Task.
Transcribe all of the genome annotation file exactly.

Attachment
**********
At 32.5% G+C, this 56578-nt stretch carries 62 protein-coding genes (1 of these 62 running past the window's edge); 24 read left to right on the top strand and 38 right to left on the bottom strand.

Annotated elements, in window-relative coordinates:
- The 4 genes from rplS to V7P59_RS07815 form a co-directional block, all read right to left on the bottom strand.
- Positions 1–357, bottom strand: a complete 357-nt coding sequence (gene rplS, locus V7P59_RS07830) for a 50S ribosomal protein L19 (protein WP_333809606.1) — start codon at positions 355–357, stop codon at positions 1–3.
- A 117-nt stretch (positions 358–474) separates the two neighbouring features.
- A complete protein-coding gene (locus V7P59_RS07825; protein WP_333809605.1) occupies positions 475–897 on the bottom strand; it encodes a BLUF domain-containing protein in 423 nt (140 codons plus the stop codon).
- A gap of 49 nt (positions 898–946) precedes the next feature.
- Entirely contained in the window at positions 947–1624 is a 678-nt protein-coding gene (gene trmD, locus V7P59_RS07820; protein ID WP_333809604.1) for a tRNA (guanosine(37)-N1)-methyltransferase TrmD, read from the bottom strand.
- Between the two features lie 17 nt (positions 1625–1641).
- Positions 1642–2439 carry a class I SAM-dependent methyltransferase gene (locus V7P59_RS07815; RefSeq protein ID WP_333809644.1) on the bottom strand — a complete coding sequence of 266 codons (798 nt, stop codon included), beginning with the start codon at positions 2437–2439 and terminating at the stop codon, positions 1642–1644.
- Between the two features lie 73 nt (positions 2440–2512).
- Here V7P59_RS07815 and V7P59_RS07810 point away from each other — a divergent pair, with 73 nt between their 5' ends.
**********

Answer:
At 32.5% G+C, this 56578-nt stretch carries 62 protein-coding genes (1 of these 62 running past the window's edge); 24 read left to right on the top strand and 38 right to left on the bottom strand.

Annotated elements, in window-relative coordinates:
- The 4 genes from rplS to V7P59_RS07815 form a co-directional block, all read right to left on the bottom strand.
- Positions 1–357, bottom strand: a complete 357-nt coding sequence (gene rplS, locus V7P59_RS07830) for a 50S ribosomal protein L19 (protein WP_333809606.1) — start codon at positions 355–357, stop codon at positions 1–3.
- A 117-nt stretch (positions 358–474) separates the two neighbouring features.
- A complete protein-coding gene (locus V7P59_RS07825; protein WP_333809605.1) occupies positions 475–897 on the bottom strand; it encodes a BLUF domain-containing protein in 423 nt (140 codons plus the stop codon).
- A gap of 49 nt (positions 898–946) precedes the next feature.
- Entirely contained in the window at positions 947–1624 is a 678-nt protein-coding gene (gene trmD, locus V7P59_RS07820; protein ID WP_333809604.1) for a tRNA (guanosine(37)-N1)-methyltransferase TrmD, read from the bottom strand.
- Between the two features lie 17 nt (positions 1625–1641).
- Positions 1642–2439 carry a class I SAM-dependent methyltransferase gene (locus V7P59_RS07815; RefSeq protein ID WP_333809644.1) on the bottom strand — a complete coding sequence of 266 codons (798 nt, stop codon included), beginning with the start codon at positions 2437–2439 and terminating at the stop codon, positions 1642–1644.
- Between the two features lie 73 nt (positions 2440–2512).
- Here V7P59_RS07815 and V7P59_RS07810 point away from each other — a divergent pair, with 73 nt between their 5' ends.